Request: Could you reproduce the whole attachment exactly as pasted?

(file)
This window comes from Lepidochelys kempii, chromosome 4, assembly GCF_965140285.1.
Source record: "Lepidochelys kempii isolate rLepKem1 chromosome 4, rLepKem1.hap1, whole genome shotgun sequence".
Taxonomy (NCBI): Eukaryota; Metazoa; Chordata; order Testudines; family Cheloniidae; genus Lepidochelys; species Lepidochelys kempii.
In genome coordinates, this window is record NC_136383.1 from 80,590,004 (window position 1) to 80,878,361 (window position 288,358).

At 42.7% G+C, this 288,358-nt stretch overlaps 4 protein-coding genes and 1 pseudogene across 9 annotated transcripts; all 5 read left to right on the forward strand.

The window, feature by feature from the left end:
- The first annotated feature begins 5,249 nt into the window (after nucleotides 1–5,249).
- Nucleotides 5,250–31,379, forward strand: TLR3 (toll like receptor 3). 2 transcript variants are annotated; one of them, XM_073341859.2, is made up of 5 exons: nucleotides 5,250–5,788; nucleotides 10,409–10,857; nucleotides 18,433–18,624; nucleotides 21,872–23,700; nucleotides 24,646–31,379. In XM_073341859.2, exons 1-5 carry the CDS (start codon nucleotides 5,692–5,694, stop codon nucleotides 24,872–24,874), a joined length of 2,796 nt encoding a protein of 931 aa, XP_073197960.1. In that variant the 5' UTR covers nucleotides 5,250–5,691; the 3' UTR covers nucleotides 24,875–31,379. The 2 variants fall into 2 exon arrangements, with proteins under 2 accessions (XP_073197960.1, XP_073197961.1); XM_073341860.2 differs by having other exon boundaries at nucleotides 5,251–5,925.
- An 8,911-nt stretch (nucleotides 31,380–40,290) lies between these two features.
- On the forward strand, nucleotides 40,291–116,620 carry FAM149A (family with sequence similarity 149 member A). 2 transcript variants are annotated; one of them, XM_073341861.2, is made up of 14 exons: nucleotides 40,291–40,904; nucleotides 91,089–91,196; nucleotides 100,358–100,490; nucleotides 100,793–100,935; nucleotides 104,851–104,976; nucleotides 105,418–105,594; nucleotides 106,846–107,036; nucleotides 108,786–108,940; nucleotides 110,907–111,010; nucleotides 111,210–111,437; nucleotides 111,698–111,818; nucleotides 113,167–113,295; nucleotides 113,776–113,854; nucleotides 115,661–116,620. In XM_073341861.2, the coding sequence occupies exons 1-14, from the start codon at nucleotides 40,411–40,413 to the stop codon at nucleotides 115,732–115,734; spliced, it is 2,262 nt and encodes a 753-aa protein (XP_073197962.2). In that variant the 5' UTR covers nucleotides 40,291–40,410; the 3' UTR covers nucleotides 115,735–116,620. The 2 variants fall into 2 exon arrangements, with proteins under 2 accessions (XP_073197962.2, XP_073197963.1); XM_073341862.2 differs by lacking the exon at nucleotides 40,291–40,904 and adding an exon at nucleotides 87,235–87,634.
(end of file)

This window comes from Lepidochelys kempii, chromosome 4, assembly GCF_965140285.1.
Source record: "Lepidochelys kempii isolate rLepKem1 chromosome 4, rLepKem1.hap1, whole genome shotgun sequence".
Taxonomy (NCBI): Eukaryota; Metazoa; Chordata; order Testudines; family Cheloniidae; genus Lepidochelys; species Lepidochelys kempii.
In genome coordinates, this window is record NC_136383.1 from 80,590,004 (window position 1) to 80,878,361 (window position 288,358).

At 42.7% G+C, this 288,358-nt stretch overlaps 4 protein-coding genes and 1 pseudogene across 9 annotated transcripts; all 5 read left to right on the forward strand.

The window, feature by feature from the left end:
- The first annotated feature begins 5,249 nt into the window (after nucleotides 1–5,249).
- Nucleotides 5,250–31,379, forward strand: TLR3 (toll like receptor 3). 2 transcript variants are annotated; one of them, XM_073341859.2, is made up of 5 exons: nucleotides 5,250–5,788; nucleotides 10,409–10,857; nucleotides 18,433–18,624; nucleotides 21,872–23,700; nucleotides 24,646–31,379. In XM_073341859.2, exons 1-5 carry the CDS (start codon nucleotides 5,692–5,694, stop codon nucleotides 24,872–24,874), a joined length of 2,796 nt encoding a protein of 931 aa, XP_073197960.1. In that variant the 5' UTR covers nucleotides 5,250–5,691; the 3' UTR covers nucleotides 24,875–31,379. The 2 variants fall into 2 exon arrangements, with proteins under 2 accessions (XP_073197960.1, XP_073197961.1); XM_073341860.2 differs by having other exon boundaries at nucleotides 5,251–5,925.
- An 8,911-nt stretch (nucleotides 31,380–40,290) lies between these two features.
- On the forward strand, nucleotides 40,291–116,620 carry FAM149A (family with sequence similarity 149 member A). 2 transcript variants are annotated; one of them, XM_073341861.2, is made up of 14 exons: nucleotides 40,291–40,904; nucleotides 91,089–91,196; nucleotides 100,358–100,490; nucleotides 100,793–100,935; nucleotides 104,851–104,976; nucleotides 105,418–105,594; nucleotides 106,846–107,036; nucleotides 108,786–108,940; nucleotides 110,907–111,010; nucleotides 111,210–111,437; nucleotides 111,698–111,818; nucleotides 113,167–113,295; nucleotides 113,776–113,854; nucleotides 115,661–116,620. In XM_073341861.2, the coding sequence occupies exons 1-14, from the start codon at nucleotides 40,411–40,413 to the stop codon at nucleotides 115,732–115,734; spliced, it is 2,262 nt and encodes a 753-aa protein (XP_073197962.2). In that variant the 5' UTR covers nucleotides 40,291–40,410; the 3' UTR covers nucleotides 115,735–116,620. The 2 variants fall into 2 exon arrangements, with proteins under 2 accessions (XP_073197962.2, XP_073197963.1); XM_073341862.2 differs by lacking the exon at nucleotides 40,291–40,904 and adding an exon at nucleotides 87,235–87,634.